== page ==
I've now owned a lathe for over a month, but until Saturday all I'd done was strip and clean parts of it, I hadn't actually tried using it to turn or drill anything. Part of the problem was not really knowing where to start. You can read books and watch videos for hours and still miss really obvious things that can be the difference between success and frustrating failure. Also having made the investment the last thing I wanted to do was damage the lathe on my first attempt at using it. Fortunately Paul very kindly agreed to visit at the weekend to help get me started. So in between copious mugs of tea/coffee and slices of cake I finally turned the lathe on in anger to cut some brass.
Sensibly we didn't just shove some brass and a tool into the lathe we spent quite a bit of time checking it over and figuring out if it had any little quirks; like there is a bur inside the headstock which stops larger bits of brass sliding cleanly inside the shaft and which I need to look at sorting at some point. When we did make a start though we didn't mess about and went straight to turning a 7mm diameter wheel. This isn't as daft as it might sound as it turns out that the basic steps in making a wheel form a nice introduction to turning. You need to make some drawings first to figure out dimensions, then there is some facing and turning down to different diameters, then the use of a profile tool, then some drilling for an axle, and then parting of the wheel. In other words a nice introduction to lots of the common tasks I'm going to find myself doing on a lathe.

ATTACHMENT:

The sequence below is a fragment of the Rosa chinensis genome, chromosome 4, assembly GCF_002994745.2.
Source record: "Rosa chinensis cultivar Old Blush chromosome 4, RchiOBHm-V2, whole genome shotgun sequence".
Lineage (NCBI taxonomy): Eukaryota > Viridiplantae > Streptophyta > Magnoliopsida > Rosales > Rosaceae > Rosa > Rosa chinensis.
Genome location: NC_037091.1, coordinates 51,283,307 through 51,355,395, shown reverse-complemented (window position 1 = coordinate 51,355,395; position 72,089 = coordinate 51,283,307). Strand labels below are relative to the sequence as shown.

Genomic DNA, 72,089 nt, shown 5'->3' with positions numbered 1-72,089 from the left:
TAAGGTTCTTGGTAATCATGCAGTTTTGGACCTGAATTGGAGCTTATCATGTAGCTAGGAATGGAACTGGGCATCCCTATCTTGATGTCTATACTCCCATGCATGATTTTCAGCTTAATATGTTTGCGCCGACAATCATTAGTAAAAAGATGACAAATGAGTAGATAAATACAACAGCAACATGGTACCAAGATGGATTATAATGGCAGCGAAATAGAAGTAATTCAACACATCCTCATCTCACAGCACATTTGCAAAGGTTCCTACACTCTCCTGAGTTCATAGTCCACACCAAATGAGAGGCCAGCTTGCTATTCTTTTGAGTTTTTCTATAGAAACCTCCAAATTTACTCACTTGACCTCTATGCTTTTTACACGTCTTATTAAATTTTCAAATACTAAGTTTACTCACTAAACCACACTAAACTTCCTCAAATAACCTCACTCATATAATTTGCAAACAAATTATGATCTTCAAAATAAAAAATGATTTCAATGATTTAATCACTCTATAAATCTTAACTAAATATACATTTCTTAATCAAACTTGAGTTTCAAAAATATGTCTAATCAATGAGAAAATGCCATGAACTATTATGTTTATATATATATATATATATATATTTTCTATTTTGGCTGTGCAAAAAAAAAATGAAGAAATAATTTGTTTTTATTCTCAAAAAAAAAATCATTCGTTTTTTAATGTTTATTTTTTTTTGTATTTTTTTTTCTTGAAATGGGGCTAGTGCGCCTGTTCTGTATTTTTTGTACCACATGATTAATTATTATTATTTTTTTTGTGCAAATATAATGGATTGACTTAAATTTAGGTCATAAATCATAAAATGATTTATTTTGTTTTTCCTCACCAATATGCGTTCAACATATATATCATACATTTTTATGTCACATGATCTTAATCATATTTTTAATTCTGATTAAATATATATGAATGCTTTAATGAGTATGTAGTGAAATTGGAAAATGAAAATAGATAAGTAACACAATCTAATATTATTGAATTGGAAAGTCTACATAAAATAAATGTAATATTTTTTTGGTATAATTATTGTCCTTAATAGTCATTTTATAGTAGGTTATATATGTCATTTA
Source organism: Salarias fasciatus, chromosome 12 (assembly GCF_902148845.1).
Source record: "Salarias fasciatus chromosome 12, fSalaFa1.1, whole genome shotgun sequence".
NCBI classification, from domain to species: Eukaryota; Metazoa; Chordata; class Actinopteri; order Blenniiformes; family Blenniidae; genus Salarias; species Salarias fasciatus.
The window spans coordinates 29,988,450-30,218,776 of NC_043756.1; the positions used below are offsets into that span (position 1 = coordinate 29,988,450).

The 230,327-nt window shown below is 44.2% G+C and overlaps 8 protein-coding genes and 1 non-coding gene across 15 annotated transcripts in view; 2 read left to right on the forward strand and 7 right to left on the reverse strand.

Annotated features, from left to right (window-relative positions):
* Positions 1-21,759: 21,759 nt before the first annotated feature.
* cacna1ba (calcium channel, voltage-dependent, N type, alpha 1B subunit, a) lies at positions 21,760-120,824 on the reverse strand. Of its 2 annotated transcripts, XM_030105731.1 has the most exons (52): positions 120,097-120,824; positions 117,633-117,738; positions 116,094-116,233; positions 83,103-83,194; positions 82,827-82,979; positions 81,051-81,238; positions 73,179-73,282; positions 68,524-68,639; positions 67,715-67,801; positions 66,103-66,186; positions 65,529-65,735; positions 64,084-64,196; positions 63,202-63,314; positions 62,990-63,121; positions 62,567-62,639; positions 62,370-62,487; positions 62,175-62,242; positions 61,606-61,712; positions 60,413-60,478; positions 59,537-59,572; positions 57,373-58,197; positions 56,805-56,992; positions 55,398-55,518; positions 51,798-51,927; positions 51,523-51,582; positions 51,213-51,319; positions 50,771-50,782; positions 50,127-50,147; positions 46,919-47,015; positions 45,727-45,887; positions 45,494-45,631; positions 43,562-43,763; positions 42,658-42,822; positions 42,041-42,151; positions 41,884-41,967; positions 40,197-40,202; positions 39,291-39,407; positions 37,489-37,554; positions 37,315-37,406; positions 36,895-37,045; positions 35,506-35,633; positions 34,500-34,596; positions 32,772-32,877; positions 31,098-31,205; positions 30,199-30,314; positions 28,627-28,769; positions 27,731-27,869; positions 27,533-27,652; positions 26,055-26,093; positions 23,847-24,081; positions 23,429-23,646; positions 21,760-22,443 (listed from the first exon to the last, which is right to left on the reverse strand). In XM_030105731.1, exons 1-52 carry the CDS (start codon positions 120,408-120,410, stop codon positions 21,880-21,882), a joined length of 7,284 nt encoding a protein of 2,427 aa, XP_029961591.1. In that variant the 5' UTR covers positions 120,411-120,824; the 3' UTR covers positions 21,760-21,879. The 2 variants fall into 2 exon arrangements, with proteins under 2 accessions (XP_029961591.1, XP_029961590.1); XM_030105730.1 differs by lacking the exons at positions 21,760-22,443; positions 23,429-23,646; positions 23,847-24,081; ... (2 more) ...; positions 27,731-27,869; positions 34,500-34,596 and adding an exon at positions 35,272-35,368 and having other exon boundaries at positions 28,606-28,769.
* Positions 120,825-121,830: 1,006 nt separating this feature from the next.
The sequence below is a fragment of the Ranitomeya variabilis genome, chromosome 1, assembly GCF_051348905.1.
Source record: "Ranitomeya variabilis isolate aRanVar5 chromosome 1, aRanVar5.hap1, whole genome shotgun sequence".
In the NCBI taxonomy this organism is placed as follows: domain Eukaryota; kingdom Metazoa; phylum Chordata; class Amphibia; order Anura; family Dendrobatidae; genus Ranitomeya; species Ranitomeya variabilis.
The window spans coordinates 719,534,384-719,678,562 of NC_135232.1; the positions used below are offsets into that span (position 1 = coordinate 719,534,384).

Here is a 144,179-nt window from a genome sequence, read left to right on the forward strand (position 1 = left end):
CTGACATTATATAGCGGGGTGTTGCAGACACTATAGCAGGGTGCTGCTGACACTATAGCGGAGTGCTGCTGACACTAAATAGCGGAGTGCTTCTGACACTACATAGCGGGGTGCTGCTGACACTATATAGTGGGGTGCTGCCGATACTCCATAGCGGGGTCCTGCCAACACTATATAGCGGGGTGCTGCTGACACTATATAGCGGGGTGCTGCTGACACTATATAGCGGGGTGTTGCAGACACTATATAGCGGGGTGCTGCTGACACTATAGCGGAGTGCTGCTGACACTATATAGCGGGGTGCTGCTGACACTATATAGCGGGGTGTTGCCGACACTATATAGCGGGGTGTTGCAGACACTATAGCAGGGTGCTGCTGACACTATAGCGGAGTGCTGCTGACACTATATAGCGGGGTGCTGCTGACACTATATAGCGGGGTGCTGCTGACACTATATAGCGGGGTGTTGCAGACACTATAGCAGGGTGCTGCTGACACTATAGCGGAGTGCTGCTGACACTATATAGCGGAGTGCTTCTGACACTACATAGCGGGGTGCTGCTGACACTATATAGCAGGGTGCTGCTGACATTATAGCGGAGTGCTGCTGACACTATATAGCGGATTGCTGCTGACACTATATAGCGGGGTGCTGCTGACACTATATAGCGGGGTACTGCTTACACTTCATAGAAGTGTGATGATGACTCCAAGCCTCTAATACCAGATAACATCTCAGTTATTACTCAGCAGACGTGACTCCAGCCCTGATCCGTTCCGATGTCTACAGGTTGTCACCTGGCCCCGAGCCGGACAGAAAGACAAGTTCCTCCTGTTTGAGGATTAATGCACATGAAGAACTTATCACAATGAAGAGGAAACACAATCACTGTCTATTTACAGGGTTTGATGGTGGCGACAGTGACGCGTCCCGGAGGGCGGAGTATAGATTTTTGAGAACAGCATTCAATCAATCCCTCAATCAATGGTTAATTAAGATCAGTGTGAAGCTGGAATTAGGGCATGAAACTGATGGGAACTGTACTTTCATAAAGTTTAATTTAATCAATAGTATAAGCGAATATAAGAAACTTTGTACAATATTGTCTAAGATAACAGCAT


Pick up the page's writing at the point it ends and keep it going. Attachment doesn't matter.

I didn't take any action shots, but these two nicely show the drawings and jottings as well as the finished wheel and a brief experiment in taper turning. I did make a few mistakes as we went along, so the wheel is far from perfect; mostly I didn't lock the tool post tight enough when parting off so it slipped slightly meaning I lost part of the flange. Of course the real test will be to see if I can repeat the process without Paul around to help, but that will have to wait. One of the problems we did discover is that the parting off tool I bought is huge in comparison to Paul's. Mine is just over 3mm wide whereas Paul's is closer to 1.5mm. Given the size of things I'm turning losing 3mm of brass is wasteful and will also put more strain on the motor. Fortunately Paul has kindly taken mine away to grind down so it's more useful as well as grinding more clearance on the left hand turning tool.
As well as turning we also fitted the milling attachment to check it also worked, which it does. Here you can see it in place and also see that I've bolted the whole machine to a chopping board (it was the best thing I could find), although from using it on Saturday I need to fit some rubber feet to stop is sliding around.
As well as showing me how all the tools and accessories I have work Paul also brought some of his tools with him so I've now seen how an indexing attachment works, as well as a collet chuck and some interesting step chucks. I can easily see all of them being really useful but I'm not going to buy any more tools until I've learnt to use the ones I have, or have a specific need for one, otherwise I'd quickly end up broke!
So, thanks again to Paul for driving over (and back in the snow). I really enjoyed meeting him, talking modelling, and learning to use the lathe. Hopefully he enjoyed himself too, or at least the cake!